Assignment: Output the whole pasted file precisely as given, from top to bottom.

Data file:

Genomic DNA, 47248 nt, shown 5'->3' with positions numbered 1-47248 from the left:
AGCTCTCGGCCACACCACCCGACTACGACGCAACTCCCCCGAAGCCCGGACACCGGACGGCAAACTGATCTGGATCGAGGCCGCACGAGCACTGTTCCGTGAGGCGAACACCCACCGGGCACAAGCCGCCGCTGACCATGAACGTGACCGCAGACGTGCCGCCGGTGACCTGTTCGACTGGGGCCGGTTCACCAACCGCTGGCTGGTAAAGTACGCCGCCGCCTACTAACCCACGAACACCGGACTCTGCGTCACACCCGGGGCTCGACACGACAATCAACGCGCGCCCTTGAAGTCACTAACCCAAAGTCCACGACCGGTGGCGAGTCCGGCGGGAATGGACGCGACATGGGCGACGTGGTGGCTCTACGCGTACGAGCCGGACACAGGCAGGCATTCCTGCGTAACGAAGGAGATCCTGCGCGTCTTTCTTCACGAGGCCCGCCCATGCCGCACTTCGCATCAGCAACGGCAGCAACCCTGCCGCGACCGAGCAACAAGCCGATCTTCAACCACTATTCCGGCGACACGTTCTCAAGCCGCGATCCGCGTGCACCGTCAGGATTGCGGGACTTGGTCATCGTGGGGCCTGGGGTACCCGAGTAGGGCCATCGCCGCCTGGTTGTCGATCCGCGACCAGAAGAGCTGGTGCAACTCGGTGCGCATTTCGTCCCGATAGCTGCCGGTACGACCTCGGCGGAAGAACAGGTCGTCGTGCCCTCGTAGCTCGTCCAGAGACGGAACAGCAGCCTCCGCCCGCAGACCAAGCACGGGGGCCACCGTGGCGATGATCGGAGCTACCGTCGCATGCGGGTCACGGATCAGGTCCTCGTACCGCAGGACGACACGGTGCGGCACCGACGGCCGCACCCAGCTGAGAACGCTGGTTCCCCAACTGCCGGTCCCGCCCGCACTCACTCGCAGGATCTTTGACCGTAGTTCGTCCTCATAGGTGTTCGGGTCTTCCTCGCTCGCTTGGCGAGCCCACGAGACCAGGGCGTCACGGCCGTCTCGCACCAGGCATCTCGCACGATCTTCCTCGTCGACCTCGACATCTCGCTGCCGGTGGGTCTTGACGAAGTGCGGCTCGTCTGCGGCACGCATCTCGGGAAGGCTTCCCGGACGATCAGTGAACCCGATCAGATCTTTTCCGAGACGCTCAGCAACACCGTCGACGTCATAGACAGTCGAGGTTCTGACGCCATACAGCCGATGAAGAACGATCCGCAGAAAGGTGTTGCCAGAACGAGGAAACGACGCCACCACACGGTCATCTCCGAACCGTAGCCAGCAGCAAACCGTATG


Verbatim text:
Genomic DNA, 47248 nt, shown 5'->3' with positions numbered 1-47248 from the left:
AGCTCTCGGCCACACCACCCGACTACGACGCAACTCCCCCGAAGCCCGGACACCGGACGGCAAACTGATCTGGATCGAGGCCGCACGAGCACTGTTCCGTGAGGCGAACACCCACCGGGCACAAGCCGCCGCTGACCATGAACGTGACCGCAGACGTGCCGCCGGTGACCTGTTCGACTGGGGCCGGTTCACCAACCGCTGGCTGGTAAAGTACGCCGCCGCCTACTAACCCACGAACACCGGACTCTGCGTCACACCCGGGGCTCGACACGACAATCAACGCGCGCCCTTGAAGTCACTAACCCAAAGTCCACGACCGGTGGCGAGTCCGGCGGGAATGGACGCGACATGGGCGACGTGGTGGCTCTACGCGTACGAGCCGGACACAGGCAGGCATTCCTGCGTAACGAAGGAGATCCTGCGCGTCTTTCTTCACGAGGCCCGCCCATGCCGCACTTCGCATCAGCAACGGCAGCAACCCTGCCGCGACCGAGCAACAAGCCGATCTTCAACCACTATTCCGGCGACACGTTCTCAAGCCGCGATCCGCGTGCACCGTCAGGATTGCGGGACTTGGTCATCGTGGGGCCTGGGGTACCCGAGTAGGGCCATCGCCGCCTGGTTGTCGATCCGCGACCAGAAGAGCTGGTGCAACTCGGTGCGCATTTCGTCCCGATAGCTGCCGGTACGACCTCGGCGGAAGAACAGGTCGTCGTGCCCTCGTAGCTCGTCCAGAGACGGAACAGCAGCCTCCGCCCGCAGACCAAGCACGGGGGCCACCGTGGCGATGATCGGAGCTACCGTCGCATGCGGGTCACGGATCAGGTCCTCGTACCGCAGGACGACACGGTGCGGCACCGACGGCCGCACCCAGCTGAGAACGCTGGTTCCCCAACTGCCGGTCCCGCCCGCACTCACTCGCAGGATCTTTGACCGTAGTTCGTCCTCATAGGTGTTCGGGTCTTCCTCGCTCGCTTGGCGAGCCCACGAGACCAGGGCGTCACGGCCGTCTCGCACCAGGCATCTCGCACGATCTTCCTCGTCGACCTCGACATCTCGCTGCCGGTGGGTCTTGACGAAGTGCGGCTCGTCTGCGGCACGCATCTCGGGAAGGCTTCCCGGACGATCAGTGAACCCGATCAGATCTTTTCCGAGACGCTCAGCAACACCGTCGACGTCATAGACAGTCGAGGTTCTGACGCCATACAGCCGATGAAGAACGATCCGCAGAAAGGTGTTGCCAGAACGAGGAAACGACGCCACCACACGGTCATCTCCGAACCGTAGCCAGCAGCAAACCGTATG